CHICAGO (Reuters) - Dow AgroSciences has won approval from Brazil regulators for a new corn seed containing five genes that protect plants from insects and weed-killing treatments, an executive told Reuters.
The new genetically modified corn seed, Powercore, is part of a cross-licensing agreement with rival Monsanto Co (MON.N).
Dow, a unit of Dow Chemical DOW.N, said the seed is designed to help farmers fight above-ground pests that have battered crop production.
“This will be the first five-gene stacked corn product that will be launched in Brazil,” Tim Hassinger, Dow AgroSciences’ vice president of global seeds, said at the Reuters Global Food and Agriculture Summit. “This is a significant milestone for Dow AgroSciences with our planned growth in the seeds business.”
Dow AgroSciences, a unit of Dow Chemical DOW.N, is hoping to have the corn on the market in time for the 2012 Brazilian planting season. The unit, which has traditionally been strong in pesticides and herbicides, is also working to get Powercore approved in Argentina, Hassinger said.
He declined to provide the size of the product launch or the number of acres it hopes Powercore will be used on, but expects to sell out of the new product in the first year.
While the United States remained the largest user of genetically modified seeds last year, Brazil posted the biggest growth, according to the International Service for the Acquisition of Agri-Biotech Applications, which promotes biotech crop adoption.
Critics say the altered plants cause environmental harm in many ways, including through increased use of herbicides, which creates weed resistance, and potential health problems for animals and people. But supporters contend they are safe and help meet food demands for a growing global population.
Dow AgroSciences’ new corn seed contains three genes that will combat Brazilian corn insect pests, including fall army worm. Two additional genes offer tolerance against two herbicides, including Monsanto’s Roundup.
Dow AgroSciences has a 13 to 15 percent share of Brazil’s corn seed market. It is unclear what impact Powercore corn will have on those numbers, Hassinger said.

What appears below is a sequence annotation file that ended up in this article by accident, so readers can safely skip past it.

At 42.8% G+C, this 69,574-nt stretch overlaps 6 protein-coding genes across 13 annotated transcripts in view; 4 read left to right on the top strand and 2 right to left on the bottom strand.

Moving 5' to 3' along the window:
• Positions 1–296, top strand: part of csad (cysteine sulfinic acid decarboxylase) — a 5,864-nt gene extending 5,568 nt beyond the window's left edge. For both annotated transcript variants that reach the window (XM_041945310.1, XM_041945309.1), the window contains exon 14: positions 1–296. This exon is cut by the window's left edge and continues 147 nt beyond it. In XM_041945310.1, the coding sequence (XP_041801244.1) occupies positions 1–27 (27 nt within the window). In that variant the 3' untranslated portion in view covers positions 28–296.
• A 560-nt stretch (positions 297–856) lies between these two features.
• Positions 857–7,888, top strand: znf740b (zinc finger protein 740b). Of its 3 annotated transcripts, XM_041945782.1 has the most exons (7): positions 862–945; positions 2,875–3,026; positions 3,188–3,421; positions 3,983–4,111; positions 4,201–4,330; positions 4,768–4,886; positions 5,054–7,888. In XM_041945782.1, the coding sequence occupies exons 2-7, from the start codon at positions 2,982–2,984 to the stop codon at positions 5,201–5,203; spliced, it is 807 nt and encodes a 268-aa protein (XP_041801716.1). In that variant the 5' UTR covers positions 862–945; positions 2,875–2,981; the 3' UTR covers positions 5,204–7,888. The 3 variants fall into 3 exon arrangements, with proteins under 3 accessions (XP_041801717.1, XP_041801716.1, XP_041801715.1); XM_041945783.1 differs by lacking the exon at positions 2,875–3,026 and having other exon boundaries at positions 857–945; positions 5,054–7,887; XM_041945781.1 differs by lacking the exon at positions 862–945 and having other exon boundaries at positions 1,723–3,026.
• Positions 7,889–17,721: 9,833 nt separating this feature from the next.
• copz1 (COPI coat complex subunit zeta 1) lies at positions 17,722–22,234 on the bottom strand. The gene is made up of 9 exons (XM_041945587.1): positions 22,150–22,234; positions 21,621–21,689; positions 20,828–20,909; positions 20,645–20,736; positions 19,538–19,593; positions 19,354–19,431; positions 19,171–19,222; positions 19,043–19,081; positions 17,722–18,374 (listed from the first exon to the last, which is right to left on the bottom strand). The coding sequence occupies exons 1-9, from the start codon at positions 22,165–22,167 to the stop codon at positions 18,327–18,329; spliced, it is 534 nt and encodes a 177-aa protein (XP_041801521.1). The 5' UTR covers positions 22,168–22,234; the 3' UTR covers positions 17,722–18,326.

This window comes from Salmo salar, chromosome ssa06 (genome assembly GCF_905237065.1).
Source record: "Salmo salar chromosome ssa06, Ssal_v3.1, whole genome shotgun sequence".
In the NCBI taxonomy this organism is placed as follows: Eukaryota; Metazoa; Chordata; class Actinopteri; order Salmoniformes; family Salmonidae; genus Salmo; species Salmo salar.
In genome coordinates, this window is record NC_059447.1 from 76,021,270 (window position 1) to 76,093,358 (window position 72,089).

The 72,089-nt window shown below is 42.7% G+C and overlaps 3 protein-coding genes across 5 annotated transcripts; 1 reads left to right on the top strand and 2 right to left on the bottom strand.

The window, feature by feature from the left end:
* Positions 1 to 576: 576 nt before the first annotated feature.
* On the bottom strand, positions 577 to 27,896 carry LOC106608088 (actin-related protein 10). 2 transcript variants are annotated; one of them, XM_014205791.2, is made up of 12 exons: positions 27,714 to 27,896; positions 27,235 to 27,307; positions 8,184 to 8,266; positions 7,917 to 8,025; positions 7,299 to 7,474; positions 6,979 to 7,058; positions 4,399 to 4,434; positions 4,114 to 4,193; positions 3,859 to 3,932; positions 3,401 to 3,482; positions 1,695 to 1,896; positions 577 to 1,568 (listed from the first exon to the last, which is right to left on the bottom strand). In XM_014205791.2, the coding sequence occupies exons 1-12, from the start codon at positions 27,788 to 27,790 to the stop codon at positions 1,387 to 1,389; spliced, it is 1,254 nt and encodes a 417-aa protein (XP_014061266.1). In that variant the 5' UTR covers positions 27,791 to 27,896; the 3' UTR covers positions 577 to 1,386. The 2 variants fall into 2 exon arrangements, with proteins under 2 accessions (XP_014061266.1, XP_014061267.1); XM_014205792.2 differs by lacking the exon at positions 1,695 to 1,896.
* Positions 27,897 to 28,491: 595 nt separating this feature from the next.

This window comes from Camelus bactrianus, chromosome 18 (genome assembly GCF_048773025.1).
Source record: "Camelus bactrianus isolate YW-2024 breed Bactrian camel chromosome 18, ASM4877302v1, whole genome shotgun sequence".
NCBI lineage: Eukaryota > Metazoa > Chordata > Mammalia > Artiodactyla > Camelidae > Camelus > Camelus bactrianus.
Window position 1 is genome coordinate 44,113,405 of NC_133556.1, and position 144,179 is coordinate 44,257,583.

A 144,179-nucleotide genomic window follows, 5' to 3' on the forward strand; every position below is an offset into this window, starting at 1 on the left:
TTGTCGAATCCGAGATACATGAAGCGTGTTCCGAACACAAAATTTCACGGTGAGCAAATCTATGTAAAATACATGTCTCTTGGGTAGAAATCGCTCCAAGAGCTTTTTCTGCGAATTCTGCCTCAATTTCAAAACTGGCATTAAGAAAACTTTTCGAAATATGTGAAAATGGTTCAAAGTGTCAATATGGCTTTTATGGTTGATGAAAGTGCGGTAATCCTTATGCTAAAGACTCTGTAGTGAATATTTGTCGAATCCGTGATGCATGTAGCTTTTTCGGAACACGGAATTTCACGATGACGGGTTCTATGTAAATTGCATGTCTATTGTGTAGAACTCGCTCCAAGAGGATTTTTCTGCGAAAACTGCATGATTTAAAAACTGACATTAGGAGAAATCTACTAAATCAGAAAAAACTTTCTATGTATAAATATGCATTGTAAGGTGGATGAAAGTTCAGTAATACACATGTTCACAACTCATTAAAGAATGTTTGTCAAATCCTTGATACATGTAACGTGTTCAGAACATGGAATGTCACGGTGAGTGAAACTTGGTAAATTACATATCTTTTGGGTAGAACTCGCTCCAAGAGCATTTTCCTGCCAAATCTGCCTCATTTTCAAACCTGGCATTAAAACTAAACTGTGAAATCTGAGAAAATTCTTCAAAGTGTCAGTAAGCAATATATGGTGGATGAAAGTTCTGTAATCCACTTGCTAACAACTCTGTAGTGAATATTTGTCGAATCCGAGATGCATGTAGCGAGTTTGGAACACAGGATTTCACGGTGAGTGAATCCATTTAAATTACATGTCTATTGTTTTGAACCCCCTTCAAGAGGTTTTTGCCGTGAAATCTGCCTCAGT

“We’re still working through how quickly we can ramp up production, so we’re not at a point to say,” he said at the summit, held at the Reuters offices in Chicago.
Dow’s share of the United States corn market is roughly 4 to 5 percent. Powercore corn will primarily fight above-ground pests in Brazil, whereas Dow’s SmartStax corn in the United States fights above- and below-ground pests using eight genetic traits.
The company also sells cotton and soy seeds, as well as herbicides. Dow is studying the wheat market, but feels business opportunities there are further in the future, Hassinger said.
Dow has long played second fiddle in the seed market to Monsanto, DuPont’s DD.N Pioneer unit and Syngenta SYNN.VX. It has various licensing agreements with all three, but also aggressively competes with the trio.
Earlier this month Dow announced a new genetic trait for U.S. corn that will be tolerant to Dow’s own 2, 4-D herbicide as well as Monsanto’s Roundup herbicide, to which most weeds are increasingly resistant.
“It will potentially compete” with Monsanto’s Roundup, Hassinger said. “In most cases it will be used in conjunction with Roundup Ready, though.”
As part of its effort to expand its seed business, Dow is assessing opportunities in South Africa, where rivals Monsanto and DuPont already have a strong footprint.
Dow sells its chemicals in South Africa, and is considering launching a corn seed business there, he said.
Dow Chemical shares fell 2.2 percent on Wednesday to close at $35.16 on the New York Stock Exchange. The stock has traded between $22.43 and $39 in the past 52 weeks.
Reporting by Ernest Scheyder and Carey Gillam; Editing by Matthew Lewis, Jim Marshall and Richard Chang